At my last school I had an alarm clock app on my laptop that was relatively easy to manage. I programmed it every morning to sound with 3 minutes left in class. I had it linked to a portion of Steve Reich’s Music for 18 Musicians on my iTunes library. What happened at this point was that the music faded in and increased in volume for about 30 seconds. This was our cue to start wrapping up class. My students got in the habit of using this time to slowly pack up their page while we tried to have a conversation about what went on in class that day. When I changed schools I changed laptops and I did not find a similarly friendly app. I also was not thrilled with how those conversations went so I sort of abandoned this idea. Looking back, I am pretty disappointed in myself about this. Whether or not I can find an appropriate timer app (I could, of course, just use something as direct as a kitchen timer) I certainly did not need to abandon this idea. We have been having conversations at our school about our schedule and about the busyness of each day for our students. Our classes are in three different building on our campus and there are many times during the day where the five minute passing time between classes is a stretch for some of our students. If they simply dash from one class to the next with no structured opportunity to pause and reflect, then we teachers should not be surprised when there is less than ideal recall about recent conversations and activities in class. I do not want to obsess about each minute we spend together and get defensive about the idea that ‘class time’ ends before the actual end of the scheduled class. Looking back at the habit I tried to instill at my last school, I think I was coming from a good place. I often framed these two to three minute chats just in the light of ‘What do we know now that we did not know 40 minutes ago?’ and I suspect that this is a decent place to start. However, as with most classroom practices, if I am not diligent and thoughtful about its implementation, I suspect that students will simply see my class as one that ‘ends’ three minutes sooner than it is scheduled for. I also think that they would be largely appreciative of this extra time to breathe, to dash to the bathroom, or to simply stroll to their next class at a more leisurely pace. Honestly, this little advantage in and of itself would not be a bad thing. But I have larger goals than that. I want my students to start to get in the habit of reflecting on our time spent together, to think about how we have grown as a group in our time together, to pause and reflect on an important problem we discussed, a surprising result we found, or a challenge that still lies before us. If I have any real hope of this happening, I need to be a disciplined and structured role model for this habit and, I think I need to be transparent about this. I want to discuss this as a goal at the beginning of the year and I want to refer back to this conversation. Recently I shared a document I created called How to Succeed in Geometry. You can find it here. It is a draft in progress and I intend to create similar docs for my other courses. I need to add in some more description at the beginning about how we will conduct discussions in class (thanks to the great TMC16 morning session run by Matt Baker (@stoodle) and Chris Luzniak (@pispeak)), how we will try to end our time together on most days, and how we are going to commit to paying attention to each other and not just to what old Mr. Dardy has to say on any given day.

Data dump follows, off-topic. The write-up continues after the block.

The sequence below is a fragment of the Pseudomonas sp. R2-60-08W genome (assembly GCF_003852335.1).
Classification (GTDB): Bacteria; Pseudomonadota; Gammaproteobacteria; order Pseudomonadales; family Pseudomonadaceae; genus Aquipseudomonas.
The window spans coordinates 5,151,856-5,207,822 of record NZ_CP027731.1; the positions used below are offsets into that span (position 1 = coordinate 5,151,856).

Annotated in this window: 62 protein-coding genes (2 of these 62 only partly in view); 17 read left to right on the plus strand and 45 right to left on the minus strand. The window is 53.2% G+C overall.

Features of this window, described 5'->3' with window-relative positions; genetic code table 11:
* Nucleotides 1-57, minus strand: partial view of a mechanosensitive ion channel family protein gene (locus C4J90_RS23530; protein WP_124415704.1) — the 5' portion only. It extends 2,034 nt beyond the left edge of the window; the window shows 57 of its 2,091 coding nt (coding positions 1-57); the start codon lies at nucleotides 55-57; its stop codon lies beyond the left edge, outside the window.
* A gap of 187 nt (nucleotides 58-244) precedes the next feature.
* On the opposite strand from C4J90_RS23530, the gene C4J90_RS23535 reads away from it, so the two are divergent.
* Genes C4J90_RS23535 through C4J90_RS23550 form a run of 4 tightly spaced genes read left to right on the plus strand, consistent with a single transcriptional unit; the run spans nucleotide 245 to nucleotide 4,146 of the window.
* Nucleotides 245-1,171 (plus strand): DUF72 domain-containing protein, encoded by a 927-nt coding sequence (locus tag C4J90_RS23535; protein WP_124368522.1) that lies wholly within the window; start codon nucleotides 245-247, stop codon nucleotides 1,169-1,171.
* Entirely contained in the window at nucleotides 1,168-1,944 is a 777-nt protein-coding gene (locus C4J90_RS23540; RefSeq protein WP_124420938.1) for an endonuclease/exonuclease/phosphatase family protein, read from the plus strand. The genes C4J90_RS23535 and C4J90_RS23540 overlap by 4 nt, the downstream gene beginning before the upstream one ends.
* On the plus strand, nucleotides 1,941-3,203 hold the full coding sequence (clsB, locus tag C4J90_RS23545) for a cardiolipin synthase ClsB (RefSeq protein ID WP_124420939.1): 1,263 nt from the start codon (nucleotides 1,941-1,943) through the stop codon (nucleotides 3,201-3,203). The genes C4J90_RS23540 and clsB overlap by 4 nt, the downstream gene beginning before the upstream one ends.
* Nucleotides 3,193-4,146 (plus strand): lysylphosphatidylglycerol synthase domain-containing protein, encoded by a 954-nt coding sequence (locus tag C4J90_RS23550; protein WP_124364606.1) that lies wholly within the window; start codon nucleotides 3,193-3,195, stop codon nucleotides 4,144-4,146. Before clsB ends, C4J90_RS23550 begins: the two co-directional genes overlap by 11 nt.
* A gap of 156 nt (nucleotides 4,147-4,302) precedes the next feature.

Please help me flesh out and improve my ideas about classroom closing strategies by sharing your questions, comments, stories of success in this area either here in the comments or over on the twitters where I am @mrdardy